A classic Kinetic Monte Carlo model can be divided into four parts: 1. the list of elementary
mechanisms and associated activation barriers. The mechanisms can emanate from Density
Functional Theory (DFT) calculations or directly be drawn from experimental investigations, 2.
the temporal dynamics that can be derived from the activation barriers, 3. the lattice site based
model to describe the atom location and 4. the implementation of configurations to link a site
location and its chemical nature (Oxygen, Silicon, Contaminants). The lattice site description
must be chosen with respect to crystallographic data. Point 1, the basic chemical mechanisms of
oxidation, and point 3, the matching of lattice structures, make the KMC difficult to use in the
context of oxidation modelling. Actually, most of the chemical reactions are not known or
controversial and the oxide layers are amorphous. Point 1 - we demonstrate that the
understanding of the Silicon oxidation chemistry emanating from intensive Density Functional
Theory calculation is now mature enough to draw a list of events to be introduced in the KMC
procedure [3-6]. In particular, we indicate how to monitor slow versus fast mechanisms via either
a mesoscopic or semi-atomic diffusion algorithm. Point 2 – A crystallographic investigation
shows that the description of the SiO2 layers on top of the cubic Silicon Structure can be
operated by a tridymite hexagonal structure.
Silicon oxidation has for long been difficult due to the chemical complexity of oxygen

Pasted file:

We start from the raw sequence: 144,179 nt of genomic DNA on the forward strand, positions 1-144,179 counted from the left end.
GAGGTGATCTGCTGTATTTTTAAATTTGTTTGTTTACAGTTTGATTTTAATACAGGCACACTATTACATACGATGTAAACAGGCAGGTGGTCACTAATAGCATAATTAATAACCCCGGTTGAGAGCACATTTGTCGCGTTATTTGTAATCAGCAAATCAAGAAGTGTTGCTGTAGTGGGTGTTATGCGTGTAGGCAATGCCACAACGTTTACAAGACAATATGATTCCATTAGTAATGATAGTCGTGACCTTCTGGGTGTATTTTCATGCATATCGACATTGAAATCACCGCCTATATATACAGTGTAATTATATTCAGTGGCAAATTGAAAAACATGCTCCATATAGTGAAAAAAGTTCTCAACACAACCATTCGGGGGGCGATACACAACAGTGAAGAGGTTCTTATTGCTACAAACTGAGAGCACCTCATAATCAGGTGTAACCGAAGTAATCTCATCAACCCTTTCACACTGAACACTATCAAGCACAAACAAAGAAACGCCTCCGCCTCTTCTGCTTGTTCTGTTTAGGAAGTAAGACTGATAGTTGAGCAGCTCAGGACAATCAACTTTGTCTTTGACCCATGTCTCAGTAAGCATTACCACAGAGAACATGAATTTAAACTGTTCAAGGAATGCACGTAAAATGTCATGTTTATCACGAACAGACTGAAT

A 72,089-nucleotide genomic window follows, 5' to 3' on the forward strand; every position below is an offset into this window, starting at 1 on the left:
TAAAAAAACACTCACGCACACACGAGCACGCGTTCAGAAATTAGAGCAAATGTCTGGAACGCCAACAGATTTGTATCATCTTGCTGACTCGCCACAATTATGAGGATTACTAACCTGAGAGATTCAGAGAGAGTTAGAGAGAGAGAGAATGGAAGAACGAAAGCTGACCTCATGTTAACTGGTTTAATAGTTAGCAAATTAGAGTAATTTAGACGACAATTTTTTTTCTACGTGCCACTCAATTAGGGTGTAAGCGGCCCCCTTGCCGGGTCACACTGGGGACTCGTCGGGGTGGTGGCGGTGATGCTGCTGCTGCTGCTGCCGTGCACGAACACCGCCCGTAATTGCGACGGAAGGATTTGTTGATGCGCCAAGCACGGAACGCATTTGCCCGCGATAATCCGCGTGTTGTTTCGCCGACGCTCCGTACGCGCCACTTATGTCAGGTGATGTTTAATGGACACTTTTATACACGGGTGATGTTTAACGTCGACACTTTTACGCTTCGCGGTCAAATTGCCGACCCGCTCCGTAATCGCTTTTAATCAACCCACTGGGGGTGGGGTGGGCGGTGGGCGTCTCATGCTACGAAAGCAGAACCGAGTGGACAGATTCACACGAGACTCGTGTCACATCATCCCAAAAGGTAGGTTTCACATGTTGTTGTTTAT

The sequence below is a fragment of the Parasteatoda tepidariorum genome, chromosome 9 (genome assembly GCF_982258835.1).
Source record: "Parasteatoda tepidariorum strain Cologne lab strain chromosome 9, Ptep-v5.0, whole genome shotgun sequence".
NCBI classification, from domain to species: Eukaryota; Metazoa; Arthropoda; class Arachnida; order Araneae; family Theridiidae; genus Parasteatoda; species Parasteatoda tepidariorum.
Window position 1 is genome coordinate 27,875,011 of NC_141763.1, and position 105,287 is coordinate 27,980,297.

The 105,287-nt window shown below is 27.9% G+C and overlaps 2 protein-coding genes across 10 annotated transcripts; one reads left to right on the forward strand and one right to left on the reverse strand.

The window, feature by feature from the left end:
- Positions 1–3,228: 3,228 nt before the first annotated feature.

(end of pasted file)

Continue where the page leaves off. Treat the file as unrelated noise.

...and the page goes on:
incorporation into the silicon network. Recent experimental work and intensive simulations of
molecular oxygen interacting with Si(100) has led to a deeper understanding of this chemical
complexity [6]. Dissociation, incorporation of oxygen atom onto the surface and further surface
migration capabilities have been drawn by several research groups [3-7]. In concrete,
dissociation is shown to occur within up to two adjacent dimer units: for the KMC, we have
considered the barrierless dissociation leading to the formation of two “on top” oxygen atoms
distributed between the four silicon atoms that form two adjacent dimer units. This distribution is
considered as equi-probable at the moment. Concerning the migrations, table 1 is reflecting the
mechanisms as implemented in the KMC code OXCAD (see [7] for more details on these
calculations). In particular it is shown how migrations of oxygen atoms are affected by the
presence of already inserted oxygen atoms.
Beyond these well identified mechanisms, bulk oxidation mechanisms remain controversial and
little is known or suggested from a modeling view point [8]. Of course experiment can not
directly give detailed mechanisms. Previous work by A. Estève and coworkers has proposed a
scheme in which oxygen atoms are able to extract silicon atom from the silicon network to
locally re-arrange the elementary SiO generated units to form the Silicon dioxide network. This
proposal has two origins: (i) it is shown from DFT calculations that oxygen atoms react strongly
with silicon giving rise to drastic charge transfers. In bulk Si, oxygen atom can break Si-Si bonds
to form Si-O-Si bridges. On surfaces, there is a great distorsion of the silicon surface and the
silicon bond orientation through mobile Si=O intermediate species (see the notion of “strand”
SiO in [6]). (ii) Recent calculations on active oxidation process show a propensity of the oxygen